December 2nd, 2015
(written by lawrence krubner, however indented passages are often quotes). You can contact lawrence at: firstname.lastname@example.org
The problem was that, in order to build a theory on this insight, Einstein needed to be able to create those descriptions in warped four-dimensional space-time. The Euclidean geometry used by Newton and everyone else was not up to this job; fundamentally different and much more challenging mathematics were required. Max Planck, the physicist who set off the revolution in quantum mechanics, thought this presented Einstein with an insurmountable problem. “I must advise you against it,” he wrote to Einstein in 1913, “for in the first place you will not succeed, and even if you succeed no one will believe you.”
Handily for Einstein, though, an old university chum, Marcel Grossmann, was an expert in Riemannian geometry, a piece of previously pure mathematics created to describe curved multi-dimensional surfaces. By the time of his lectures in 1915 Einstein had, by making use of this unorthodox geometry, boiled his grand idea down to the elegant but taxing equations through which it would become known.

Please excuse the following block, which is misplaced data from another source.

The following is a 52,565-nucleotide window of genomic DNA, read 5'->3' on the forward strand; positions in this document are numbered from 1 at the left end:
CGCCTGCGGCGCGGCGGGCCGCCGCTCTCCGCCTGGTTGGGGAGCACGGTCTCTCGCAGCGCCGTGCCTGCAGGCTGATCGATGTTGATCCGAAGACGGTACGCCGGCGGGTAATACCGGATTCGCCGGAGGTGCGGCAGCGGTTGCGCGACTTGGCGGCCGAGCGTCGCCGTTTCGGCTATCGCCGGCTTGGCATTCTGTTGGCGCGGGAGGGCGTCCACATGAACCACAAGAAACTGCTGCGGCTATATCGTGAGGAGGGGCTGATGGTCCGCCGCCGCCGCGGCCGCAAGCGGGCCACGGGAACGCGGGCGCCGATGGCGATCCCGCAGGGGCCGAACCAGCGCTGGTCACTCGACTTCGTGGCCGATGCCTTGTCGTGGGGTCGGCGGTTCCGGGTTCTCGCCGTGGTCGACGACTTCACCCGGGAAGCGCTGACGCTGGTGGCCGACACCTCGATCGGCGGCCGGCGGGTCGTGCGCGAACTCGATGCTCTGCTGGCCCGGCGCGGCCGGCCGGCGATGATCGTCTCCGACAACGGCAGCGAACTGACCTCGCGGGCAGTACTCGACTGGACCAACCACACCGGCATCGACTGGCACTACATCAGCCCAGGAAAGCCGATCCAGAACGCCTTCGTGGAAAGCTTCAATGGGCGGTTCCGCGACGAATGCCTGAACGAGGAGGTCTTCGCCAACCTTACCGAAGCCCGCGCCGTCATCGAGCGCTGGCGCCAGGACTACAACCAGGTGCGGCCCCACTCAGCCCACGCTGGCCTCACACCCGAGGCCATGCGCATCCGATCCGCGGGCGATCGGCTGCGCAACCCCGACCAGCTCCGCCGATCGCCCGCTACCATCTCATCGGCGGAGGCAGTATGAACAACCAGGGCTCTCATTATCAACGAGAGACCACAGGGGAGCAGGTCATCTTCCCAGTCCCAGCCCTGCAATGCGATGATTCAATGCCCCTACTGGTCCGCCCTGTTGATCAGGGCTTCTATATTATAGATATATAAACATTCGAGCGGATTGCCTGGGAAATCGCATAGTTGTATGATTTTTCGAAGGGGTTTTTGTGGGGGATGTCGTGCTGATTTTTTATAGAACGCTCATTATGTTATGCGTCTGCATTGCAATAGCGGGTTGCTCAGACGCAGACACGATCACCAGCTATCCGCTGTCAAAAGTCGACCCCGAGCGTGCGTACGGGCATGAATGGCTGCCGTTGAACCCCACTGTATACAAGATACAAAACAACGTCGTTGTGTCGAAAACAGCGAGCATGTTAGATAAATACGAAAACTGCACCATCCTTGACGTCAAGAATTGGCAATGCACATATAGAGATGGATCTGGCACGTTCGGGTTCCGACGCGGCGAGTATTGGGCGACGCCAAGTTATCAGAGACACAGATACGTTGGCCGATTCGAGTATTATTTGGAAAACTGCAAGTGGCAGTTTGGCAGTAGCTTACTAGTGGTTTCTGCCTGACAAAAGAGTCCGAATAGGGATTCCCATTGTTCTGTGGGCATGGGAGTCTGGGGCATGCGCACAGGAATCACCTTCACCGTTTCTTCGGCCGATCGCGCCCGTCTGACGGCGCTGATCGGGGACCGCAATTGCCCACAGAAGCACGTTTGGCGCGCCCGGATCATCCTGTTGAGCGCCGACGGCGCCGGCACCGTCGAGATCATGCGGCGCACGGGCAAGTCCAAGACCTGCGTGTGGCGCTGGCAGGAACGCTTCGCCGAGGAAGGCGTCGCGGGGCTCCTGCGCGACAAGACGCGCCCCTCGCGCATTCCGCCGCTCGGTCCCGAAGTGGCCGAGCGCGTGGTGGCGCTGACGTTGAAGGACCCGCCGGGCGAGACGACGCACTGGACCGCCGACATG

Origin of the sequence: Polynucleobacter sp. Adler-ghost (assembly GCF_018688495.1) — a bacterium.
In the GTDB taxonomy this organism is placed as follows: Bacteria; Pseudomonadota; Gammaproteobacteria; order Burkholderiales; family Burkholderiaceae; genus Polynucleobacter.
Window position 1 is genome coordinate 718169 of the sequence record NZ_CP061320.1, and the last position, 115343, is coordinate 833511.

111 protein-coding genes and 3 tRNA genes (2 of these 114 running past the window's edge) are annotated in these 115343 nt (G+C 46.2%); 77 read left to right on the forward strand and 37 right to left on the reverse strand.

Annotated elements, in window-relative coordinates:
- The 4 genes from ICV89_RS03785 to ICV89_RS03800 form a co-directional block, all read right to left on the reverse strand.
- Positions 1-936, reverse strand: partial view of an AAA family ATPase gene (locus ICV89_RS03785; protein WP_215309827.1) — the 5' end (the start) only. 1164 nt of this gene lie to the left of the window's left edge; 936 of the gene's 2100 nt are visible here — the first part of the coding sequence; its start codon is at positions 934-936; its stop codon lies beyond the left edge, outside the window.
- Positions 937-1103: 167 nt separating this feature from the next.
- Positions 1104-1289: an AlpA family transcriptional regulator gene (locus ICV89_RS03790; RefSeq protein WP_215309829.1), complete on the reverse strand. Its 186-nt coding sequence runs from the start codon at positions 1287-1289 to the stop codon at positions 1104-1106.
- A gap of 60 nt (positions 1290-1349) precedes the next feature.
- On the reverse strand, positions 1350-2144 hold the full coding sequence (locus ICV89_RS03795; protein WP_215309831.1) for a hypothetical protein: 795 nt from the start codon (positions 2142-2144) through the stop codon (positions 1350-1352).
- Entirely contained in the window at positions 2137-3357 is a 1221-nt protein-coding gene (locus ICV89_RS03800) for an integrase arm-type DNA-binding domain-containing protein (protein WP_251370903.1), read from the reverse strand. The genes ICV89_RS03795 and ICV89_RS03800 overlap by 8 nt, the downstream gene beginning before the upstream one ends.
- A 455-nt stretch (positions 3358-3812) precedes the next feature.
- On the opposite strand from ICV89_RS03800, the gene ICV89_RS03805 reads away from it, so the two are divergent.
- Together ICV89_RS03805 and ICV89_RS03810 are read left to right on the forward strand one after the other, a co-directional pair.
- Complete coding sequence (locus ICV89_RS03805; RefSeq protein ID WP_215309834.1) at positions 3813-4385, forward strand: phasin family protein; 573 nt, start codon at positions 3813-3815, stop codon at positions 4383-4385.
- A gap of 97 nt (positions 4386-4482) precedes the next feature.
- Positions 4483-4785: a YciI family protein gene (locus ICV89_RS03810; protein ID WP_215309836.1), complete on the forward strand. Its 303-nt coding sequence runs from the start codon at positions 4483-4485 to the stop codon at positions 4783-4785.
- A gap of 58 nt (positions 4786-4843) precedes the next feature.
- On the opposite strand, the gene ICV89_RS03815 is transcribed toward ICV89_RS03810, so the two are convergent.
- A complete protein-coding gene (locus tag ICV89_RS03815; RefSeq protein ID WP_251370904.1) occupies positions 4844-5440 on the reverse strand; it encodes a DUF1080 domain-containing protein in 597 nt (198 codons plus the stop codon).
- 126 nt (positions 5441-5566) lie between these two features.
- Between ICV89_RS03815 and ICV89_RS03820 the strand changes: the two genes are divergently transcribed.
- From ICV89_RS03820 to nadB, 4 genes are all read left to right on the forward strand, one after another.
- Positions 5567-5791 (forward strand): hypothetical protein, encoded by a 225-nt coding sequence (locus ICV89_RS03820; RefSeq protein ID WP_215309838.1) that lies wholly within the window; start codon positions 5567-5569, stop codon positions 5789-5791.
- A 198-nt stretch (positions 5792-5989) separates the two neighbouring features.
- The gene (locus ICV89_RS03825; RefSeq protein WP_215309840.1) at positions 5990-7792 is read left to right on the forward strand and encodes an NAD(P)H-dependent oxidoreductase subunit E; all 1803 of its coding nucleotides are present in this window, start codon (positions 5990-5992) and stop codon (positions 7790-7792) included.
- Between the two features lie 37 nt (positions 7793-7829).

Just before the fourth lecture was to be delivered on November 25th, he realised he might have a bit more to offer than thought experiments and equations. Astronomers had long known that the point in Mercury’s orbit closest to the sun changed over time in a way Newton’s gravity could not explain. In the 1840s oddities in the orbit of Uranus had been explained in terms of the gravity of a more distant planet; the subsequent discovery of that planet, Neptune, had been hailed as a great confirmation of Newton’s law. Attempts to explain Mercury’s misbehaviour in terms of an undiscovered planet, though, had come to naught.